Being lied to can be a serious insult to your intelligence and your ability to trust. When it’s the guy you care about who’s giving you the business, it’s even worse. When you catch someone feeding you BS, you can go through a lot of emotions: betrayal, disappointment, sadness—it’s a mess of a time. The liar will often do their best to make sure that you don’t catch on. If you’re with someone who’s gotten too good at lying for their own good, they may still be offering up some subtle signs that you could miss if you weren’t looking for them. Here are just a few.
Ask a question you already know the answer to.
The best way to spot a liar is to know how they tell the truth. When it comes to certain behaviors, a person generally sticks to the same mannerisms. If you know that he looks you directly in the eye and gestures with his hands while he’s being honest, chances are he won’t be doing the same thing during a storytelling session. Unless he’s a complete sociopath and he’s made lying a hobby, he won’t stray from his normal body language clues while lying.
Check his eyes.
Direct eye contact isn’t the usual standard when liars are trying to get one over your head, but pay close attention to the specific eye movements he’s making. They could be selling him out. If his eyes are darting cartoonishly from side to side or he looks up and away from you, it’s a good sign that what he’s saying may not be entirely true.
His mouth may give it away.
One study done at UCLA found that liars tend to purse their lips or roll them inwards, almost as if they’re trying to the truth from spilling out. They will literally seal their mouths shut. This action may not be a giveaway all on its own, but if it goes along with body language that is typical of lying, it’s something to pay close attention to.
There’s some Obvious fidgeting.
A classic way to tell if someone is lying is to watch for fidgeting, shaking legs, or trembling hands. This nervousness can happen when someone who is generally an honest person gets uncomfortable during the omission of the truth. Of course, many people fidget as a habit or due to social anxiety, so it may not be the confirmation you need to tell whether or not he’s lying.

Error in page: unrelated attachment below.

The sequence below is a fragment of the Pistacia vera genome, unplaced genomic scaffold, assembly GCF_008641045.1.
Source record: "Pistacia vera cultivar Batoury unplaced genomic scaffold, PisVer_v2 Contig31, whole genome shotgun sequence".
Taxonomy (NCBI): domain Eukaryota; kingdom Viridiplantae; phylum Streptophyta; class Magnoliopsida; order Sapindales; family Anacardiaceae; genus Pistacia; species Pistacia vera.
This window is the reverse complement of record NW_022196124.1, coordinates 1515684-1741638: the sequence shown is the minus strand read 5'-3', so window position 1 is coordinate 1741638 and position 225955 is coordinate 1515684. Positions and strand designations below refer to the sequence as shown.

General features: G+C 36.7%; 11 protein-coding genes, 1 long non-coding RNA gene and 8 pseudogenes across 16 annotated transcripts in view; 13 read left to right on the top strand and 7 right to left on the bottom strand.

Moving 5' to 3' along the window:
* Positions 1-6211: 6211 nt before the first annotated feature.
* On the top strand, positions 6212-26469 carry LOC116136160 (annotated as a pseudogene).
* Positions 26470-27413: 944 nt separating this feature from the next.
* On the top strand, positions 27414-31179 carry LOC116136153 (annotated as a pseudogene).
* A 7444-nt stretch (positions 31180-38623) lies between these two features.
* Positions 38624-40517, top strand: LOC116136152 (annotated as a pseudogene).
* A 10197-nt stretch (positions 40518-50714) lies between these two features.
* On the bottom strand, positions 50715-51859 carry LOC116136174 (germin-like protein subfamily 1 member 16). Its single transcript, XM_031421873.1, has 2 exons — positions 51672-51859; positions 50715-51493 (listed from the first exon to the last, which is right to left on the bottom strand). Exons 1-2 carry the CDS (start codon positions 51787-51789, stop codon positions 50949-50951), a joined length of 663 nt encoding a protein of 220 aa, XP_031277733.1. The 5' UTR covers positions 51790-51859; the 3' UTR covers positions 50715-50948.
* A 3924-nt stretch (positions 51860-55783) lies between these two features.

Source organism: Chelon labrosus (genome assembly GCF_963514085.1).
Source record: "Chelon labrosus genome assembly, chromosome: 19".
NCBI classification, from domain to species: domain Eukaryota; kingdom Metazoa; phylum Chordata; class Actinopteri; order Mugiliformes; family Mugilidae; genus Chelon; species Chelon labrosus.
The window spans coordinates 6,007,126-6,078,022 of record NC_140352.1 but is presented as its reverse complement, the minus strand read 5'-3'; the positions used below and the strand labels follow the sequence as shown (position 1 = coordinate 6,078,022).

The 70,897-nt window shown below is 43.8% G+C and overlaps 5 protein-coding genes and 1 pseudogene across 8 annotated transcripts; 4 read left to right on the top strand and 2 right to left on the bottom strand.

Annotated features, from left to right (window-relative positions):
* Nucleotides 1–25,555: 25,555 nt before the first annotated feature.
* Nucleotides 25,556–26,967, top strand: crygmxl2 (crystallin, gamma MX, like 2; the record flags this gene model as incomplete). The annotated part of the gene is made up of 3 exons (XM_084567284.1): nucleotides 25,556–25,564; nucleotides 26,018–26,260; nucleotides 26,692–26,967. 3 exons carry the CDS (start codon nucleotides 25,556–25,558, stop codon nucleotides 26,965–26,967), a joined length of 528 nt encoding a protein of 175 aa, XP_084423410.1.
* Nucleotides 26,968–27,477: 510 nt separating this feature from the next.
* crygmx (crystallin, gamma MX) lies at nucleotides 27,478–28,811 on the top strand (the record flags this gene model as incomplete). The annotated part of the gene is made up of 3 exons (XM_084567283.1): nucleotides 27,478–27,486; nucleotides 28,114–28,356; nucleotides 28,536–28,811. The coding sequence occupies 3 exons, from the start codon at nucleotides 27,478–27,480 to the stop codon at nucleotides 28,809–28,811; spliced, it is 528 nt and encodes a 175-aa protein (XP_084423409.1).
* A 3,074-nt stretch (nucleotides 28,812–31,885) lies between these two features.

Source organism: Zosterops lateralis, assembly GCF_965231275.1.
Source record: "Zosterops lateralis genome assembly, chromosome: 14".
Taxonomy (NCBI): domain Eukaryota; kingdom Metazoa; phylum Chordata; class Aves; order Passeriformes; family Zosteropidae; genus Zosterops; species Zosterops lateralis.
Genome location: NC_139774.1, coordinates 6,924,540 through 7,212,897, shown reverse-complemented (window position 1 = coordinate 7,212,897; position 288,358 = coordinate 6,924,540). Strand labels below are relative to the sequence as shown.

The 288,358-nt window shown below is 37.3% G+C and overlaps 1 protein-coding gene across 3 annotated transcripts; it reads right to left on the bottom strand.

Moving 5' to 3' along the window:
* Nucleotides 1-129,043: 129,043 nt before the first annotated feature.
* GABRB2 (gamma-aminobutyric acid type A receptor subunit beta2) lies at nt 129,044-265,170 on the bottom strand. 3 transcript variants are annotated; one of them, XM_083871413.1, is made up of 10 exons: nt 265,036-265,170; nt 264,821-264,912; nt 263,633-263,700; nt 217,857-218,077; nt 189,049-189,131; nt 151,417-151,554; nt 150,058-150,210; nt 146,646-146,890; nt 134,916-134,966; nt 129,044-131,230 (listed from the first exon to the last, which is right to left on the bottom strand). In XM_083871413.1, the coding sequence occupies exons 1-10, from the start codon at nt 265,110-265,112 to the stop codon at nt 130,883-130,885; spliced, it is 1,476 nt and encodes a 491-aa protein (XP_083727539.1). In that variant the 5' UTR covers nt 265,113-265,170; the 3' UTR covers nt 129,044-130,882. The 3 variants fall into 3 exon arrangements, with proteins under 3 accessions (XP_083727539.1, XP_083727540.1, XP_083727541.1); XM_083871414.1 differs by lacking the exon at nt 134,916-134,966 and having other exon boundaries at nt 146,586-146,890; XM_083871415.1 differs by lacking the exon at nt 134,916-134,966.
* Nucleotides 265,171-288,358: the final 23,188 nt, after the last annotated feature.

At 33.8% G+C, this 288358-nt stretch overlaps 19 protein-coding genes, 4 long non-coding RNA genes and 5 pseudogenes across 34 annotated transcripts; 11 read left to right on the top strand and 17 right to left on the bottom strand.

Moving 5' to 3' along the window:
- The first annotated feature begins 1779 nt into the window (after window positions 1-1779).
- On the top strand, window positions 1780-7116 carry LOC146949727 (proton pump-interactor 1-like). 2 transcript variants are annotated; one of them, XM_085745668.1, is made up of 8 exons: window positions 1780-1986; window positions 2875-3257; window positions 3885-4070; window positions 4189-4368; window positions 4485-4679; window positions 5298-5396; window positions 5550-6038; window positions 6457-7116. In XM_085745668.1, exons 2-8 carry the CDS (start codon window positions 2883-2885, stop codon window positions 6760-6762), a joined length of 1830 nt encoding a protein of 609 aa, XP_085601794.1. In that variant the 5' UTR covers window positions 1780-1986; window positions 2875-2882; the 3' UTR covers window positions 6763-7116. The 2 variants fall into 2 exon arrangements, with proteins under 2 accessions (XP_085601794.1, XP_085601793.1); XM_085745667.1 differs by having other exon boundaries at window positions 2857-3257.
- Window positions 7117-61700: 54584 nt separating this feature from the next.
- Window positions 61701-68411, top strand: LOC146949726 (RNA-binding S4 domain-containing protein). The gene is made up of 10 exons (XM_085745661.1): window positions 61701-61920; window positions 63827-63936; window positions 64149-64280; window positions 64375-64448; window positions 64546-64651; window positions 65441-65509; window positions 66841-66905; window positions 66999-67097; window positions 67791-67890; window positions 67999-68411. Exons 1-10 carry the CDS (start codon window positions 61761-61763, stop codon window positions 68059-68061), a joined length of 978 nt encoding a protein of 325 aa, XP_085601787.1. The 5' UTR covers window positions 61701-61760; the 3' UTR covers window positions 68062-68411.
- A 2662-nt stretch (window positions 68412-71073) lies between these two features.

He raises his voice.
If he answers your question with a higher pitch than normal or even raises his voice so that he’s talking louder, it’s an obvious tell. The tightening of the vocal cords is an innate human response to elevated levels of stress in the body, and when good people tell lies, they tend to stress themselves out.
He answers a question with a question.
The ‘answering a question with a question’ tactic is one of the oldest tricks in the liar’s handbook. If someone’s lying, they may ask you a question like “Do you really think I’d do that?” to try and pull the attention off of them and onto you. This way, you’ll feel bad about being accusatory and they’ll get off scot-free.
There’s the dreaded pause.
If it takes him more than a few seconds to answer your question, he’s not trying to remember what happened. He’s trying to think of a good story to tell in place of what actually happened. People don’t tend to think before they speak especially when they’re comfortable with someone. If he’s giving his response too much thought, it’s probably because he’s making one up.
Watch his hands.
It used to be said that someone who uses grand hand gestures while talking was more likely to be lying, but recent studies have shown that’s not actually the case. People who are lying will use their hands far more after they’ve finished talking. This is because their brain can’t process hand gestures, covering up the truth, and making up a story that you’ll believe all at the same time.
He’s an over-explainer.
Liars tend to embellish. When telling someone a fictional story, who wouldn’t want to add in more details to make it seem more realistic? If you’re talking to him and he’s telling you every single detail down to the type of sandwich he had for lunch and how much he tipped the waitress, something is off.
He doesn’t say quite enough.
On the other hand, many people who have gotten used to lying in their lives will stick to the minimum when answering questions. Instead of going off on an elaborate story, they’ll use one-word answers and give the least amount of information possible. This tactic has been found to be used by prisoners in interrogations to avoid accidental self-incrimination.
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